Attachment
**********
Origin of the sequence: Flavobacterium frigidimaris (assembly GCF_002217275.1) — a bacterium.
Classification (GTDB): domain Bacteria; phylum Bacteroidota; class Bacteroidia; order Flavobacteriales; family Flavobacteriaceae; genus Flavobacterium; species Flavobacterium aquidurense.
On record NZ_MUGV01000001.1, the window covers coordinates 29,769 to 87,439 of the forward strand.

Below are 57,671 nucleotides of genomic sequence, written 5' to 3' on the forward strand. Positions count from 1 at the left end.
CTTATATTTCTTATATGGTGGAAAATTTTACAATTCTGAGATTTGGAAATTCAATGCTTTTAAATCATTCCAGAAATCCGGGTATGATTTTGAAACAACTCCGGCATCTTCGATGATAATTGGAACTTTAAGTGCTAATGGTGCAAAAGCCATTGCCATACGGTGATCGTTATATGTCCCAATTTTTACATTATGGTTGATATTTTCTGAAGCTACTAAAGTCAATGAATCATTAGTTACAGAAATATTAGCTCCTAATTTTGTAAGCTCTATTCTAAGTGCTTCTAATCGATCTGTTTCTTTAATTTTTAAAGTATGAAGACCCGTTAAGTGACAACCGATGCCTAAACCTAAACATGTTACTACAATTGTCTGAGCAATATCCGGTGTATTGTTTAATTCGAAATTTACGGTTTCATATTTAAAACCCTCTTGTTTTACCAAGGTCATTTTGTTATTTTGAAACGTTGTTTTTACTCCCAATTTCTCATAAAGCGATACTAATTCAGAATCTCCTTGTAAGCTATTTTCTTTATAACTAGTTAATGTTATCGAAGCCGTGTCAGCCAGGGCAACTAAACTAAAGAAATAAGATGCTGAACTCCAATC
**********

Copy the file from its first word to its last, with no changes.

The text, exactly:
Origin of the sequence: Flavobacterium frigidimaris (assembly GCF_002217275.1) — a bacterium.
Classification (GTDB): domain Bacteria; phylum Bacteroidota; class Bacteroidia; order Flavobacteriales; family Flavobacteriaceae; genus Flavobacterium; species Flavobacterium aquidurense.
On record NZ_MUGV01000001.1, the window covers coordinates 29,769 to 87,439 of the forward strand.

Below are 57,671 nucleotides of genomic sequence, written 5' to 3' on the forward strand. Positions count from 1 at the left end.
CTTATATTTCTTATATGGTGGAAAATTTTACAATTCTGAGATTTGGAAATTCAATGCTTTTAAATCATTCCAGAAATCCGGGTATGATTTTGAAACAACTCCGGCATCTTCGATGATAATTGGAACTTTAAGTGCTAATGGTGCAAAAGCCATTGCCATACGGTGATCGTTATATGTCCCAATTTTTACATTATGGTTGATATTTTCTGAAGCTACTAAAGTCAATGAATCATTAGTTACAGAAATATTAGCTCCTAATTTTGTAAGCTCTATTCTAAGTGCTTCTAATCGATCTGTTTCTTTAATTTTTAAAGTATGAAGACCCGTTAAGTGACAACCGATGCCTAAACCTAAACATGTTACTACAATTGTCTGAGCAATATCCGGTGTATTGTTTAATTCGAAATTTACGGTTTCATATTTAAAACCCTCTTGTTTTACCAAGGTCATTTTGTTATTTTGAAACGTTGTTTTTACTCCCAATTTCTCATAAAGCGATACTAATTCAGAATCTCCTTGTAAGCTATTTTCTTTATAACTAGTTAATGTTATCGAAGCCGTGTCAGCCAGGGCAACTAAACTAAAGAAATAAGATGCTGAACTCCAATC